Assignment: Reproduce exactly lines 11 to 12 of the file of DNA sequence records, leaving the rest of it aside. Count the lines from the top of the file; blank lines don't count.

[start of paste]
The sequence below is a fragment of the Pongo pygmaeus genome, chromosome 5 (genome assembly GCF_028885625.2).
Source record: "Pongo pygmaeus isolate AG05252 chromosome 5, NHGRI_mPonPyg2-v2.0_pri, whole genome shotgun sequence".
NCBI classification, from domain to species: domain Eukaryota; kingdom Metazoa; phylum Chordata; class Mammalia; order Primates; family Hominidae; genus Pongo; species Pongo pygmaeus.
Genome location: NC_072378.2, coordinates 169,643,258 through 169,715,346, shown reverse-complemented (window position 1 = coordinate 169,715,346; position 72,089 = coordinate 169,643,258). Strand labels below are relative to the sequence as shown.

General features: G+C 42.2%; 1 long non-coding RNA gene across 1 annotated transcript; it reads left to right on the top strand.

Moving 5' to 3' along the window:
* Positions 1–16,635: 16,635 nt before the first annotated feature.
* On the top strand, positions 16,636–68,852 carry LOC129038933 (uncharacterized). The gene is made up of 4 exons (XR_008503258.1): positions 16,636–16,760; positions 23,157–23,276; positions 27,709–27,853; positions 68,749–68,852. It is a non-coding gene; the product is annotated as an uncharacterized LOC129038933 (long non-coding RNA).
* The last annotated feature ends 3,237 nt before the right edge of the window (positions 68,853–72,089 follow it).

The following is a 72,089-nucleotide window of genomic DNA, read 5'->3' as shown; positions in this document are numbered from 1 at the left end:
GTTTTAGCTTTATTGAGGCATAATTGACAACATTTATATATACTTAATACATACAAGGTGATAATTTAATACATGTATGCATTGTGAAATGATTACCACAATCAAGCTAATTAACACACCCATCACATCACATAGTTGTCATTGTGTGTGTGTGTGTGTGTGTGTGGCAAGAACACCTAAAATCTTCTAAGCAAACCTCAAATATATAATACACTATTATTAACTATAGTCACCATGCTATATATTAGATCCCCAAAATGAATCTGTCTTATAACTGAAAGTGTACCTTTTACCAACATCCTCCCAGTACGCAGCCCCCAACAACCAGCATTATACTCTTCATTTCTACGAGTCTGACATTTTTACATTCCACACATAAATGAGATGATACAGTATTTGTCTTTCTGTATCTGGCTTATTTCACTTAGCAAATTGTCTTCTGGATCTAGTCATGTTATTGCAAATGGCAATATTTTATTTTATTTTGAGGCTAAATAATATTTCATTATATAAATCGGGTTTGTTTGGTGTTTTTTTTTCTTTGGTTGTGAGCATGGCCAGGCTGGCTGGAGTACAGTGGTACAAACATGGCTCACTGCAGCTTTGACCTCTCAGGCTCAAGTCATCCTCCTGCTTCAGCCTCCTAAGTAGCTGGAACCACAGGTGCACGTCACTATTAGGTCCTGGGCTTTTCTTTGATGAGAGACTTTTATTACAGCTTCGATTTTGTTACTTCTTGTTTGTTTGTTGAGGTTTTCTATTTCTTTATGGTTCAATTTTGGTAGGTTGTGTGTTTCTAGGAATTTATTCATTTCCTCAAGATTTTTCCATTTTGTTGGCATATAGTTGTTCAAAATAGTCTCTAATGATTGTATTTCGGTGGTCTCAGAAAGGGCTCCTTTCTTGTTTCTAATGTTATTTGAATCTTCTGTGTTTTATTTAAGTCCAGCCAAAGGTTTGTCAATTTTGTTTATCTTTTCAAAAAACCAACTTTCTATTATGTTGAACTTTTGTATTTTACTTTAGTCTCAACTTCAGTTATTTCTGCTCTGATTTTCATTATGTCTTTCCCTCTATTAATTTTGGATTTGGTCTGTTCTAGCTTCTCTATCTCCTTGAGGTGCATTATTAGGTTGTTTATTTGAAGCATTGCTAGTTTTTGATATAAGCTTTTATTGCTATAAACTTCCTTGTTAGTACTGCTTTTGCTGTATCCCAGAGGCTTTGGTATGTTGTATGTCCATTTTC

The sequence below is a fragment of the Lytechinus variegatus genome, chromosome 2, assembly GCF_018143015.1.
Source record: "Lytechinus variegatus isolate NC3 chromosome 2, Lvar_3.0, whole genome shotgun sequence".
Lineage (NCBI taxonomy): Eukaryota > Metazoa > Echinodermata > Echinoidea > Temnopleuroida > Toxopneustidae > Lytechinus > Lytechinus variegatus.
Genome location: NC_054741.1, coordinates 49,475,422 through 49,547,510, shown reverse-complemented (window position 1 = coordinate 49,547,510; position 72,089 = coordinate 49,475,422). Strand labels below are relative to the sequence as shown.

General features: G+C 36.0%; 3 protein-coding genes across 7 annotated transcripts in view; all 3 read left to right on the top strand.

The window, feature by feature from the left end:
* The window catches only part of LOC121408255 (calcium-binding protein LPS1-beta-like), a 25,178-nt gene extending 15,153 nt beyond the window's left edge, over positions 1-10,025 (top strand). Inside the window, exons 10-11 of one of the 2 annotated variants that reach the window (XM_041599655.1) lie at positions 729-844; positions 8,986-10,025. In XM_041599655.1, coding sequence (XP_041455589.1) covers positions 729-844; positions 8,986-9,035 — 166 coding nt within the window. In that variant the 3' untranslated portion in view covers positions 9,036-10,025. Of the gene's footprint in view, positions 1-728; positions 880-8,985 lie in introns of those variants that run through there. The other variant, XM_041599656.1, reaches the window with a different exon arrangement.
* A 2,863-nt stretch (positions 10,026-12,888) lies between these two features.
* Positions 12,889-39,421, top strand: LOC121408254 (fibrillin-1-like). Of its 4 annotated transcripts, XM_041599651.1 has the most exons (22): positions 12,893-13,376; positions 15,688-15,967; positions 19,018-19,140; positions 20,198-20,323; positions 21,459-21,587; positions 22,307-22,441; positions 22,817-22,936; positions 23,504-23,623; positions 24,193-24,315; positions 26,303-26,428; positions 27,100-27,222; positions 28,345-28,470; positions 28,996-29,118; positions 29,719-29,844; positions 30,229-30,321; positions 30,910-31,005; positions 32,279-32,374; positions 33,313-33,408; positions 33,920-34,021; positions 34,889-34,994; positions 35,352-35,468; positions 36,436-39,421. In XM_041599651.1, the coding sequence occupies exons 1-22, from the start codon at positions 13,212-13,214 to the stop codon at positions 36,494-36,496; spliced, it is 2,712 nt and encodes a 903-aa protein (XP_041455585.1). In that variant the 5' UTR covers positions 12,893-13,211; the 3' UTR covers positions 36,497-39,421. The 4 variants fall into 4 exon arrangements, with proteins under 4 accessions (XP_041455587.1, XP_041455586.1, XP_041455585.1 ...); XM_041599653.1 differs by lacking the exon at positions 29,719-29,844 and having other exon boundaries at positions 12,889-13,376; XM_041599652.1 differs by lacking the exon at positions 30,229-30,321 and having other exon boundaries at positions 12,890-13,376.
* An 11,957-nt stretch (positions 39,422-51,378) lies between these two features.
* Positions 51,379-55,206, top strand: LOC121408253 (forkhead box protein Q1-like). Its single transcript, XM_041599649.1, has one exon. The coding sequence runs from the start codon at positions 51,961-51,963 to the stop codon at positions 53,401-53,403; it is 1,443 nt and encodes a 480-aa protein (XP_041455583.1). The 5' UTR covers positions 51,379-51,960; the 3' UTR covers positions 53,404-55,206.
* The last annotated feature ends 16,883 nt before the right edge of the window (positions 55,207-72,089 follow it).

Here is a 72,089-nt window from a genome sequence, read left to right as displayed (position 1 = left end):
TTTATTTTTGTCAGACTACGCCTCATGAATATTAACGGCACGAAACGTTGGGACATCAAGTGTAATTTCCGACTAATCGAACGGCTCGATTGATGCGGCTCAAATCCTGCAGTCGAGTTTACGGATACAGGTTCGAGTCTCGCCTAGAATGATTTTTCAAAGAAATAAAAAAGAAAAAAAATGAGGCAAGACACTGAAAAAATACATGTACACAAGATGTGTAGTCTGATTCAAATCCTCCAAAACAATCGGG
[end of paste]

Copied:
GTTTTAGCTTTATTGAGGCATAATTGACAACATTTATATATACTTAATACATACAAGGTGATAATTTAATACATGTATGCATTGTGAAATGATTACCACAATCAAGCTAATTAACACACCCATCACATCACATAGTTGTCATTGTGTGTGTGTGTGTGTGTGTGTGGCAAGAACACCTAAAATCTTCTAAGCAAACCTCAAATATATAATACACTATTATTAACTATAGTCACCATGCTATATATTAGATCCCCAAAATGAATCTGTCTTATAACTGAAAGTGTACCTTTTACCAACATCCTCCCAGTACGCAGCCCCCAACAACCAGCATTATACTCTTCATTTCTACGAGTCTGACATTTTTACATTCCACACATAAATGAGATGATACAGTATTTGTCTTTCTGTATCTGGCTTATTTCACTTAGCAAATTGTCTTCTGGATCTAGTCATGTTATTGCAAATGGCAATATTTTATTTTATTTTGAGGCTAAATAATATTTCATTATATAAATCGGGTTTGTTTGGTGTTTTTTTTTCTTTGGTTGTGAGCATGGCCAGGCTGGCTGGAGTACAGTGGTACAAACATGGCTCACTGCAGCTTTGACCTCTCAGGCTCAAGTCATCCTCCTGCTTCAGCCTCCTAAGTAGCTGGAACCACAGGTGCACGTCACTATTAGGTCCTGGGCTTTTCTTTGATGAGAGACTTTTATTACAGCTTCGATTTTGTTACTTCTTGTTTGTTTGTTGAGGTTTTCTATTTCTTTATGGTTCAATTTTGGTAGGTTGTGTGTTTCTAGGAATTTATTCATTTCCTCAAGATTTTTCCATTTTGTTGGCATATAGTTGTTCAAAATAGTCTCTAATGATTGTATTTCGGTGGTCTCAGAAAGGGCTCCTTTCTTGTTTCTAATGTTATTTGAATCTTCTGTGTTTTATTTAAGTCCAGCCAAAGGTTTGTCAATTTTGTTTATCTTTTCAAAAAACCAACTTTCTATTATGTTGAACTTTTGTATTTTACTTTAGTCTCAACTTCAGTTATTTCTGCTCTGATTTTCATTATGTCTTTCCCTCTATTAATTTTGGATTTGGTCTGTTCTAGCTTCTCTATCTCCTTGAGGTGCATTATTAGGTTGTTTATTTGAAGCATTGCTAGTTTTTGATATAAGCTTTTATTGCTATAAACTTCCTTGTTAGTACTGCTTTTGCTGTATCCCAGAGGCTTTGGTATGTTGTATGTCCATTTTC

The sequence below is a fragment of the Lytechinus variegatus genome, chromosome 2, assembly GCF_018143015.1.